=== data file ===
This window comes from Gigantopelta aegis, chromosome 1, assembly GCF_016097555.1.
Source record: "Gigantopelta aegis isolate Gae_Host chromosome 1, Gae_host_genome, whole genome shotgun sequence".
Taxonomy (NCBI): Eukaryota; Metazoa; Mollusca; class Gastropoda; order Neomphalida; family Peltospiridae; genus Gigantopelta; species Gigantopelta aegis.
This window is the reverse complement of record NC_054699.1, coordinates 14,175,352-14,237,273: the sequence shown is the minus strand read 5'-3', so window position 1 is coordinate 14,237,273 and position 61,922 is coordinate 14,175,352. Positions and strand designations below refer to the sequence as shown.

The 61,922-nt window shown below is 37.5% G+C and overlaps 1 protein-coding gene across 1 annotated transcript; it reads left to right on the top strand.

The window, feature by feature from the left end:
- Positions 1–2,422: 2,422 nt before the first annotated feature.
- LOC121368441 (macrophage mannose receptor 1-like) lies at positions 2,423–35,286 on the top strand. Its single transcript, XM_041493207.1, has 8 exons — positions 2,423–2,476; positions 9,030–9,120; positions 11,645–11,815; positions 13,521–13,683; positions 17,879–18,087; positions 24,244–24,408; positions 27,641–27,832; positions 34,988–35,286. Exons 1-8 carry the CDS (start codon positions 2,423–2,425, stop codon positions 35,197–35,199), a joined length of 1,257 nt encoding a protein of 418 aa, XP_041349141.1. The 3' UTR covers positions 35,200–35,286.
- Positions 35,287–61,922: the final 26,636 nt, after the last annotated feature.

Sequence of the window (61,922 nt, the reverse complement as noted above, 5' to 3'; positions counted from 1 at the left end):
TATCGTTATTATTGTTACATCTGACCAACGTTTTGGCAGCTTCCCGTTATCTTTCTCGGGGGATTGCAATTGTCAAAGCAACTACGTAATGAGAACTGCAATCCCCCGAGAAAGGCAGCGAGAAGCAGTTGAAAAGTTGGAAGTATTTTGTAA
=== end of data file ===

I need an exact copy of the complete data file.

This window comes from Gigantopelta aegis, chromosome 1, assembly GCF_016097555.1.
Source record: "Gigantopelta aegis isolate Gae_Host chromosome 1, Gae_host_genome, whole genome shotgun sequence".
Taxonomy (NCBI): Eukaryota; Metazoa; Mollusca; class Gastropoda; order Neomphalida; family Peltospiridae; genus Gigantopelta; species Gigantopelta aegis.
This window is the reverse complement of record NC_054699.1, coordinates 14,175,352-14,237,273: the sequence shown is the minus strand read 5'-3', so window position 1 is coordinate 14,237,273 and position 61,922 is coordinate 14,175,352. Positions and strand designations below refer to the sequence as shown.

The 61,922-nt window shown below is 37.5% G+C and overlaps 1 protein-coding gene across 1 annotated transcript; it reads left to right on the top strand.

The window, feature by feature from the left end:
- Positions 1–2,422: 2,422 nt before the first annotated feature.
- LOC121368441 (macrophage mannose receptor 1-like) lies at positions 2,423–35,286 on the top strand. Its single transcript, XM_041493207.1, has 8 exons — positions 2,423–2,476; positions 9,030–9,120; positions 11,645–11,815; positions 13,521–13,683; positions 17,879–18,087; positions 24,244–24,408; positions 27,641–27,832; positions 34,988–35,286. Exons 1-8 carry the CDS (start codon positions 2,423–2,425, stop codon positions 35,197–35,199), a joined length of 1,257 nt encoding a protein of 418 aa, XP_041349141.1. The 3' UTR covers positions 35,200–35,286.
- Positions 35,287–61,922: the final 26,636 nt, after the last annotated feature.

Sequence of the window (61,922 nt, the reverse complement as noted above, 5' to 3'; positions counted from 1 at the left end):
TATCGTTATTATTGTTACATCTGACCAACGTTTTGGCAGCTTCCCGTTATCTTTCTCGGGGGATTGCAATTGTCAAAGCAACTACGTAATGAGAACTGCAATCCCCCGAGAAAGGCAGCGAGAAGCAGTTGAAAAGTTGGAAGTATTTTGTAA